Sunday, May 26, 2013
A Little Jacksonian Tyranny Never Hurt Anybody
On this date in 1830, the House of Representatives pased "An act to provide for an exchange of lands with the Indians residing in any of the States or Territories, and for their removal West of the river Mississippi" by a 102-97 vote. Dissenters included Congressman Everett (presumably anti-Jacksonian Edward of MA and not his cousin, anti-Jacksonian Horace of VT), who spoke among other things about the great cost of the endeavor: a total of $24M ($1.1M would come from MA, over $500k from tiny VT).
A more famous opponent, who essentially lost his political career in fighting President Jackson, was Davy Crockett, who is reported to have said on May 19:
He had always viewed the native Indian tribes of this country as a sovereign people. He believed they had been recognised as such from the very foundation of this government, and the United States were bound by treaty to protect them; it was their duty to do so. And as to giving to giving the money of the American people for the purpose of removing them in the manner proposed, he would not do it. He would do that only for which he could answer to his God.
No man could be more willing to see them remove than he was if it could be done in a manner agreeable to themselves; but not otherwise. He knew personally that a part of the tribe of the Cherokees were unwilling to go. When the proposal was made to them, they said, ``No; we will take death here at our homes. Let them come and tomahawk us here at home: we are willing to die, but never to remove.'' He had heard them use this language.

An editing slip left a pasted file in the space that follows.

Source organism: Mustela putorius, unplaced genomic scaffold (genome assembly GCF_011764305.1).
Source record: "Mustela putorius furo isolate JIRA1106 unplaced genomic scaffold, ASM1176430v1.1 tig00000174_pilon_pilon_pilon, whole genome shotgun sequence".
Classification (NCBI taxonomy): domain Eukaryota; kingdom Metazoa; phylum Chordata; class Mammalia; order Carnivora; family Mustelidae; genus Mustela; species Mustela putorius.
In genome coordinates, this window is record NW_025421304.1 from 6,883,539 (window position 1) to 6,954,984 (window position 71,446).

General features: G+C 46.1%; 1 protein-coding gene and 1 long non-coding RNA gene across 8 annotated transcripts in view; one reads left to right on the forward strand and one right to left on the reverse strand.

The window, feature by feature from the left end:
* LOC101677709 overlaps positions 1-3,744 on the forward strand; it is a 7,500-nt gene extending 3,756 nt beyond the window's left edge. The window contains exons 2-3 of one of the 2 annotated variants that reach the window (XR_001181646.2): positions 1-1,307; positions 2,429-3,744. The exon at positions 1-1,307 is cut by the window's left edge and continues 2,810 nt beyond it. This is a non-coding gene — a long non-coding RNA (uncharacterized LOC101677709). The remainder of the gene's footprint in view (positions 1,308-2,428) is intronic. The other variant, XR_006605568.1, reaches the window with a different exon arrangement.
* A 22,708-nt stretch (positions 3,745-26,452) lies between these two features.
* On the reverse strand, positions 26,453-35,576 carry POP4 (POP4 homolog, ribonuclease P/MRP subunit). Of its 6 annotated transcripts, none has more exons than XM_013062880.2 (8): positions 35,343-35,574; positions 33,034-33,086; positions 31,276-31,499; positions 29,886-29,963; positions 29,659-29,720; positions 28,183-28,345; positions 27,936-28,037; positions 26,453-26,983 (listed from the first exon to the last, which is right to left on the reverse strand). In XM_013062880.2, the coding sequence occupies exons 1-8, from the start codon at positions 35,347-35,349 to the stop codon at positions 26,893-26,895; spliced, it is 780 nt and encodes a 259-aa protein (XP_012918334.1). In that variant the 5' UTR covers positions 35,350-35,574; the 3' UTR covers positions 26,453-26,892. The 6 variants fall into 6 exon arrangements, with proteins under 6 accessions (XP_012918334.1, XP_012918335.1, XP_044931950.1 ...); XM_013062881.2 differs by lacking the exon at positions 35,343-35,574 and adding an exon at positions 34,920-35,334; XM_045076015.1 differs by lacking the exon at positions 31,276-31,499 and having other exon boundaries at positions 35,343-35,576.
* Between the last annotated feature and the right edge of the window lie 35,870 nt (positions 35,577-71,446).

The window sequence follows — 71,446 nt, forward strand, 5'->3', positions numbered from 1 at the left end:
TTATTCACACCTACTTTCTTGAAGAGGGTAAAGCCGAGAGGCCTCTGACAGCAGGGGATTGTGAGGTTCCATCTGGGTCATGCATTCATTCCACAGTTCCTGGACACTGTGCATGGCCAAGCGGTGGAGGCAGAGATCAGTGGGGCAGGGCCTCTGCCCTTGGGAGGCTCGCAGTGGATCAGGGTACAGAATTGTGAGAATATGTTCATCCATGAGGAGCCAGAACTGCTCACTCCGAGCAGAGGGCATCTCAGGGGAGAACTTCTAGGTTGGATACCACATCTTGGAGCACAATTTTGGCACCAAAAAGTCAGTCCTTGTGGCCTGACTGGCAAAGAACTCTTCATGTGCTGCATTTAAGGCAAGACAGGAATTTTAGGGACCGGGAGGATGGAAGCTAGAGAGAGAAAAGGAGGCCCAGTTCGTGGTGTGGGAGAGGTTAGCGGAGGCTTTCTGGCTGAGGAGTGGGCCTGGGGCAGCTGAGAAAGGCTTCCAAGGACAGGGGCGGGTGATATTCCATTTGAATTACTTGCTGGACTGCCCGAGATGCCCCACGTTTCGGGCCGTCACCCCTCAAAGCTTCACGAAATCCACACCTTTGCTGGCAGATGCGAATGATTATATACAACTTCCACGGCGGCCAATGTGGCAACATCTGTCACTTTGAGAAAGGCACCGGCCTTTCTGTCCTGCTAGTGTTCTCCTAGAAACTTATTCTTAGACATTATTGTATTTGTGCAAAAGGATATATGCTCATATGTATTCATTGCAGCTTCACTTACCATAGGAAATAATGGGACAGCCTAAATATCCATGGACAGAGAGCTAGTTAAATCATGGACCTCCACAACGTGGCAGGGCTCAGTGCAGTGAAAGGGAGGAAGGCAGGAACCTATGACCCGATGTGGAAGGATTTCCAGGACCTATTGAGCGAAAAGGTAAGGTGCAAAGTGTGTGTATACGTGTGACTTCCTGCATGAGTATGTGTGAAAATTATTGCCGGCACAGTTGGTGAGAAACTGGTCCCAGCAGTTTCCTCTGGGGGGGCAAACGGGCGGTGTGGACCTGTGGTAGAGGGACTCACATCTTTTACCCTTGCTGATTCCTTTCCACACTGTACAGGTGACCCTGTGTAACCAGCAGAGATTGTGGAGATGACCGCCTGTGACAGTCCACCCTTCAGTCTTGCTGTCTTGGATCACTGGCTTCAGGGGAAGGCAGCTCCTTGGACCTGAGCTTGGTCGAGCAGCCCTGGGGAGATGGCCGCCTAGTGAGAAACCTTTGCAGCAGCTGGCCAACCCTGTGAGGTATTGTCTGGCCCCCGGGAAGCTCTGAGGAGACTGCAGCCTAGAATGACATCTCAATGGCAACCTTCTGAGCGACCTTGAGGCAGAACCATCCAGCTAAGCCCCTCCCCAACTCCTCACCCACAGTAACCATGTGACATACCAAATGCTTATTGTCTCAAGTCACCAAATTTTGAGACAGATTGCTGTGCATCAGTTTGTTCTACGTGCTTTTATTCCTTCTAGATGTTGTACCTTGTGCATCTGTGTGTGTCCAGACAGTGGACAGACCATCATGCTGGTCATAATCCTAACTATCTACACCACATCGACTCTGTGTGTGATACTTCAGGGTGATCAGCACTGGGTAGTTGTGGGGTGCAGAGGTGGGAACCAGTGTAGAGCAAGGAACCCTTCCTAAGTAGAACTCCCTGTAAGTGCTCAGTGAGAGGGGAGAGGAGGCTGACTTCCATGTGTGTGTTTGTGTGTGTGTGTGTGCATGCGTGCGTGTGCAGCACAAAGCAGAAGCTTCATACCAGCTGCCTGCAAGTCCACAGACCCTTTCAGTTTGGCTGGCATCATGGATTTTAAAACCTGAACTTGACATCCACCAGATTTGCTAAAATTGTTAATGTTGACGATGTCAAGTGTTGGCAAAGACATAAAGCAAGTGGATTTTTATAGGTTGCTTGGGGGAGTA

If this bill should pass, the same plan would be carried further; they would send and buy them out, and put white men upon their land. It had never been known that white men and Indians could live together; and in this case, the Indians were to have no privileges allowed them, while the white men were to have all. Now, if this was not oppression with a vengeance, he did not know what was. It was the language of the bill, and of its friends, that the Indians were not to be driven off against their will. He knew the Indians were unwilling to go: and therefore he could not consent to place them in a situation where they would be obliged to go. He could not stand that.
A few years later he wrote:
The time has Come that man is expected to be transfarable and as negotiable as a promisary note of hand, in those days of Glory...I am truly afread that a majority of the free citizens of these united States will Submit to it and Say amen Jackson done it. It is right If we Judge by the past we can make no other Calculations.
I have almost given up the Ship as lost. I have gone So far as to declare that if he martinvanburen is elected that I will leave the united States for I never will live under his kingdom. before I will Submit to his Government I will go to the wildes of Texas. I will consider thatgovernment a Paridice to what this will be. In fact at this time our Republican Government hasdwindled almost into insignificancy our [boasted] land of liberty have almost Bowed to the yokeof of Bondage. Our happy days of Republican principles are near at an end when a few is to transfer the many.He died at the Alamo in 1836 (ostensibly fighting for liberty, as far as his legend goes), a couple years after that letter, having seen three tribes forced to relocate. My Cherokee began their Trail of Tears in 1838.
That's real oppression, as opposed to having extra IRS forms to fill out or being taxed a miniscule amount to provide health insurance for your fellow Americans.
May 26, 2013 | Permalink
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